Given the equation and the relative formula masses (RFMs) calculated from the atomic masses

Na = 23, Cl = 35.5, Ag = 107.8, O = 16, N = 14

 sodium chloride + silver nitrate ===> silver chloride + sodium nitrate NaCl(aq) + AgNO3(aq) ===> AgCl(s) + NaNO3(aq) (a) RFM 58.5 169.8 (143.3) (85) (not needed)

Using an accurate burette, precisely what volume (in cm3) of the silver nitrate solution must be added to the sodium chloride solution in order to precipitate the maximum amount of silver chloride without wasting a drop of quite a costly solution! Three steps to the calculation:- (a) calculate the relative formula masses of the reactants, (b) the mass of silver nitrate reacting and (c) the volume of silver nitrate needed.

(b) From the equation calculate the mass of silver nitrate that reacts with 0.5 g of sodium chloride.

According to the symbol equation one RFM or 'molecule' of sodium chloride reacts with one RFM or 'molecule' of silver nitrate.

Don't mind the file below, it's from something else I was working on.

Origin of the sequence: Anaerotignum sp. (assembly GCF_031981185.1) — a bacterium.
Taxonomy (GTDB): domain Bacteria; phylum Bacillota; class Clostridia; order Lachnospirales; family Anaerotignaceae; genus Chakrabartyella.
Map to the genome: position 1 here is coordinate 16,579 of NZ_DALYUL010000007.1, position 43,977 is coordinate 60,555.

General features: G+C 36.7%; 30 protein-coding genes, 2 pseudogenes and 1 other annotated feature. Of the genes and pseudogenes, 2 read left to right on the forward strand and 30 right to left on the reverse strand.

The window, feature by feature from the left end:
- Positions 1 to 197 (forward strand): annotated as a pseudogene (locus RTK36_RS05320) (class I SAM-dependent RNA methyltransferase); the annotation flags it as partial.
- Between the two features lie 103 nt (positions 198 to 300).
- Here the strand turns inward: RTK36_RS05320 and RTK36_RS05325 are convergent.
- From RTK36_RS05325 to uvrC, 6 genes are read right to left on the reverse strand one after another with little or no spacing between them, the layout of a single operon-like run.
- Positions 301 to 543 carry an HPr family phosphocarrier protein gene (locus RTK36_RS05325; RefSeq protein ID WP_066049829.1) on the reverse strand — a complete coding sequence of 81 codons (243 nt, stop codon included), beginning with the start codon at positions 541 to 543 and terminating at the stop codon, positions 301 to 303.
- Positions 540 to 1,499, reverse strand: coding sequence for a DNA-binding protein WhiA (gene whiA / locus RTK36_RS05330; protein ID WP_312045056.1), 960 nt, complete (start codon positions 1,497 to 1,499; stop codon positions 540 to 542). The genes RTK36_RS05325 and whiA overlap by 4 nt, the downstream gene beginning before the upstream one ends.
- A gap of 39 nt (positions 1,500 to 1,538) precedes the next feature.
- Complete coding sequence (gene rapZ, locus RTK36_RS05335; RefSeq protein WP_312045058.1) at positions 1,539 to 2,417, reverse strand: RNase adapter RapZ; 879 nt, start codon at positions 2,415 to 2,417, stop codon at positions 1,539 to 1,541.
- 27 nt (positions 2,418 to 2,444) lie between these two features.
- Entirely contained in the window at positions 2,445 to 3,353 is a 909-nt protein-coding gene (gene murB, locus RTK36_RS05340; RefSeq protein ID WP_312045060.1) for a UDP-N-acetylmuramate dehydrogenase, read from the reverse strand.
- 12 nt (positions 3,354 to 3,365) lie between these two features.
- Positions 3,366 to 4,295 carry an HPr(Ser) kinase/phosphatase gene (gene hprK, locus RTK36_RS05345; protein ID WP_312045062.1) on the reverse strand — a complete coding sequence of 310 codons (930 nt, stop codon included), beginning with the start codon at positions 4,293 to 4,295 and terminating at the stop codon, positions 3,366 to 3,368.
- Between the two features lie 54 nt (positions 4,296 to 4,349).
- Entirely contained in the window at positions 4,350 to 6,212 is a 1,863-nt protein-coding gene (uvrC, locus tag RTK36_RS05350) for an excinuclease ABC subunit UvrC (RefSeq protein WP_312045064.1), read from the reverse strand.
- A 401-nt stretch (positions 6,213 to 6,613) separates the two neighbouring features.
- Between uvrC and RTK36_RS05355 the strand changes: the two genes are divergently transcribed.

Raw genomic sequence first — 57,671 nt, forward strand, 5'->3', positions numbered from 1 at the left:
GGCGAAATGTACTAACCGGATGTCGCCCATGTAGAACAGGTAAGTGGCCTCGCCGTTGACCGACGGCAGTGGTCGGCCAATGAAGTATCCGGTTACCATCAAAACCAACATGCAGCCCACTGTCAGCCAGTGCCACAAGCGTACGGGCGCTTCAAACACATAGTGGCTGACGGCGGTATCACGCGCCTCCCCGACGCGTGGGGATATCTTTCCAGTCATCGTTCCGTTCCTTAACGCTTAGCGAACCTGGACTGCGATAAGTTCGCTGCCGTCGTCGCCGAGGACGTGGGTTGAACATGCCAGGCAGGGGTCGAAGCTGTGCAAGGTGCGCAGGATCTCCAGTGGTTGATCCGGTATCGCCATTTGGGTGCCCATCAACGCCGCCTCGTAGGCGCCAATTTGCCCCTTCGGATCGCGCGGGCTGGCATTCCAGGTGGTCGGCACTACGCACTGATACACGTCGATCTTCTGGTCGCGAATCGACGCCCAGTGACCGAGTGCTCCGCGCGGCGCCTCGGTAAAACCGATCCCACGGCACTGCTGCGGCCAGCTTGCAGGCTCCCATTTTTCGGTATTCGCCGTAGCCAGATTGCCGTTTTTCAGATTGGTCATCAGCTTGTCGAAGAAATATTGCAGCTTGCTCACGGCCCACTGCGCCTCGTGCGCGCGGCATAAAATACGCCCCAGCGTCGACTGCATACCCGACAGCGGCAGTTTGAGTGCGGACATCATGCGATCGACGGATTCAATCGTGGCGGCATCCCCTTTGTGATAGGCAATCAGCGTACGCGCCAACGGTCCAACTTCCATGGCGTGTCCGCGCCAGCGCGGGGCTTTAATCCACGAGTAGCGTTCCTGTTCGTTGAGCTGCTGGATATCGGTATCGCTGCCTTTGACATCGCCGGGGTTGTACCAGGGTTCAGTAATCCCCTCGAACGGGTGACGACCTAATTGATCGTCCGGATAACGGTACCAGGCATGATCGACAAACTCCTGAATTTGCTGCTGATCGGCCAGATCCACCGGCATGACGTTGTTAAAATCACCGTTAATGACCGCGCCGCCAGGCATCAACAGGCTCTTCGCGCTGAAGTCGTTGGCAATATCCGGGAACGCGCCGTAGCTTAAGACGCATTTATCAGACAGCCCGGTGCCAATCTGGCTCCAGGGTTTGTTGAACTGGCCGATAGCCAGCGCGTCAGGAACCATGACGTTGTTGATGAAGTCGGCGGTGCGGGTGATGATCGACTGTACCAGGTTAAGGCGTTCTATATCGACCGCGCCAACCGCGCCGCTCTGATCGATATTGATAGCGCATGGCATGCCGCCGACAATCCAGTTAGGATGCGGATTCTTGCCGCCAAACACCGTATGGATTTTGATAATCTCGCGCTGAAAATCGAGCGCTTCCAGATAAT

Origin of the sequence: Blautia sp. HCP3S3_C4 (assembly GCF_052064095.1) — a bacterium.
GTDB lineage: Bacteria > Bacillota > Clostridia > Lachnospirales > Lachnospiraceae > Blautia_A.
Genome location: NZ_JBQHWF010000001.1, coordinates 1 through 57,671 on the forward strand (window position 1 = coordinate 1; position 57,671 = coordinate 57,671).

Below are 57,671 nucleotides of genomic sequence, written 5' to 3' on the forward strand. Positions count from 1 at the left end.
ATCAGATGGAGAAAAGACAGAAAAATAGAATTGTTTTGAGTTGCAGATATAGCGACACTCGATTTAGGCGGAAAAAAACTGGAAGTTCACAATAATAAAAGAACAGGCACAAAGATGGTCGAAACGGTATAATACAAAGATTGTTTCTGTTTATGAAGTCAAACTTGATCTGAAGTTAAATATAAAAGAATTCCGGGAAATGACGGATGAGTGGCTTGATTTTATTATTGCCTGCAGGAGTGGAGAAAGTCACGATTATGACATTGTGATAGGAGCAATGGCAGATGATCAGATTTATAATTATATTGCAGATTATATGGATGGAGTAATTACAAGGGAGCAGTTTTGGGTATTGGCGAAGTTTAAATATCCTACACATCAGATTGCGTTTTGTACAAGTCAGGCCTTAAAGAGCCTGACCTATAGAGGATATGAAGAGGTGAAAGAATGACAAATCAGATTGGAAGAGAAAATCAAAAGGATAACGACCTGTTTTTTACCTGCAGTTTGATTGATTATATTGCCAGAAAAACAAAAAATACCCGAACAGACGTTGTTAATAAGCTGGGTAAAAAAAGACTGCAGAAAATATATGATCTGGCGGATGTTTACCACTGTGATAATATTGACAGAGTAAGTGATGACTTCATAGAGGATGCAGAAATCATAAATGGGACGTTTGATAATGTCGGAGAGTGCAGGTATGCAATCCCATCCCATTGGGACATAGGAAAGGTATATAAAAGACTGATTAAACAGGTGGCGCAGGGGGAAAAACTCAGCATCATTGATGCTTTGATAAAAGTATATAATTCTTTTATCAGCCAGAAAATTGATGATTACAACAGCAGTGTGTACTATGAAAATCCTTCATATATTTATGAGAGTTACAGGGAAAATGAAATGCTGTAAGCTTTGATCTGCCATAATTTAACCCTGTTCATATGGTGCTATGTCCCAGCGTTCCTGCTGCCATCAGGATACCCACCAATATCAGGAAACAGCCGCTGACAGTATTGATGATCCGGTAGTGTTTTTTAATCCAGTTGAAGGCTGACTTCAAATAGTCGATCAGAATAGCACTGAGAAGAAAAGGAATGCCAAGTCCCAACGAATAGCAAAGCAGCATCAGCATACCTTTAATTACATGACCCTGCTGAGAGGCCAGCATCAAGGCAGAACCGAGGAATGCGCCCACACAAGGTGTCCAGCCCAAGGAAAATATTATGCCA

NaCl : AgNO3 58.5 : 169.8 0.5g : x g

Solving the ratio gives x = 0.5 x 169.8 / 58.5 = 1.451g of silver nitrate

(b) From your answer to (a) calculate the volume of silver nitrate needed.

V = m / c = 1.451 / 30 = 0.0484 dm3

V = 1000 x 0.0484 = 48.4 cm3

Example Question 6b (Q6)

The reaction between hydrochloric acid and sodium hydroxide is

 hydrochloric acid + sodium hydroxide ===> sodium chloride + water HCl(aq) + NaOH(aq) ===> NaCl(aq) + H2O(l) RFM = 36.5 RFM = 40

According to the symbol equation one RFM or 'molecule' of hydrochloric acid reacts with one RFM or 'molecule' of sodium hydroxide.

(The atomic masses involved are H = 1, Cl = 35.5, Na = 23 and O = 16, check the RFM for yourself)

Therefore from the relative formula masses (RFMs) 36.5g of HCl reacts with 40g of sodium hydroxide.

You are given a standard solution of hydrochloric acid of 7.3 g/dm3 (of HCl). 25.0 cm3 of sodium hydroxide solution was pipetted into a conical flask. On titration with the acid solution using a burette and suitable indicator, it was found that 14.6 cm3 of the acid solution was required to completely neutralise the alkaline sodium hydroxide. Calculate the concentration of the sodium hydroxide solution in g/dm3 via the stages outlined below